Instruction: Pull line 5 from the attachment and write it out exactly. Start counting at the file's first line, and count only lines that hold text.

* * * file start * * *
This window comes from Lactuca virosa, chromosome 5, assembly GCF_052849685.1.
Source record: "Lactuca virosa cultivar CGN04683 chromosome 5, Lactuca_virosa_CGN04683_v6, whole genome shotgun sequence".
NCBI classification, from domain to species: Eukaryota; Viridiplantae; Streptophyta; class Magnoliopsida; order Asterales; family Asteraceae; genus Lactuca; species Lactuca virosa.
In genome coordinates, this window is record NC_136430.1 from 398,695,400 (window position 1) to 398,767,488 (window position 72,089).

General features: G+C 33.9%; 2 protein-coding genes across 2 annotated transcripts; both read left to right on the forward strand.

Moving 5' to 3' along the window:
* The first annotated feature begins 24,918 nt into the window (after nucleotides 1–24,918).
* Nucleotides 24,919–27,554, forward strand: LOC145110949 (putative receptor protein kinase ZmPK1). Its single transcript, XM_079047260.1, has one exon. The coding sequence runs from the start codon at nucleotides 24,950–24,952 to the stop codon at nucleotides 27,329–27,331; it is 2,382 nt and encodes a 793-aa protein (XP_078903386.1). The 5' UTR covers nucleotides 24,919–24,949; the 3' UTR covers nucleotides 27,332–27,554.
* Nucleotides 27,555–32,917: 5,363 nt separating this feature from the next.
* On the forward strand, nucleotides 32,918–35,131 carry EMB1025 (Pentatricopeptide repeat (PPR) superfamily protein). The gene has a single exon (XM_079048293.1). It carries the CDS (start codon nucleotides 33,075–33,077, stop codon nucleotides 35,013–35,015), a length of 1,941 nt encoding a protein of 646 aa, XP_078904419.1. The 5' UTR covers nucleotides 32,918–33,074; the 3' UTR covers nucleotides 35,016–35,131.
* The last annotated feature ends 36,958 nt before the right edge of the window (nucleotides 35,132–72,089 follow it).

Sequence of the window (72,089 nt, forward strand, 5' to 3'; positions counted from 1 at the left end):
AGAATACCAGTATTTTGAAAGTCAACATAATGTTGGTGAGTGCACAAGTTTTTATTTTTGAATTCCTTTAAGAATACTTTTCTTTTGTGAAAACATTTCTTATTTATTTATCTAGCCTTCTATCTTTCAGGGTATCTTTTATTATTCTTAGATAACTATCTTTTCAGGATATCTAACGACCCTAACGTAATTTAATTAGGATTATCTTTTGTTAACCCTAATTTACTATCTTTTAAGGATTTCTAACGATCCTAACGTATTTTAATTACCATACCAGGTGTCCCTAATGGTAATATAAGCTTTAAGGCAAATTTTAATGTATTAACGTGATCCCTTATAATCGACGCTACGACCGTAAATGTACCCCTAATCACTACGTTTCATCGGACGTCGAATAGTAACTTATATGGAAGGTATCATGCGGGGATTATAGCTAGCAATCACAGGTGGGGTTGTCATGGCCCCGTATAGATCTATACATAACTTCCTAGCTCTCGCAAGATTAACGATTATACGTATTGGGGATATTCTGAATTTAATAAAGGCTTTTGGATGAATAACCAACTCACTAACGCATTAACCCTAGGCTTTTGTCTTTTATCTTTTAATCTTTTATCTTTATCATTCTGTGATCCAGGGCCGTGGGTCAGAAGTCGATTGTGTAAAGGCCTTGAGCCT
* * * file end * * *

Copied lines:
General features: G+C 33.9%; 2 protein-coding genes across 2 annotated transcripts; both read left to right on the forward strand.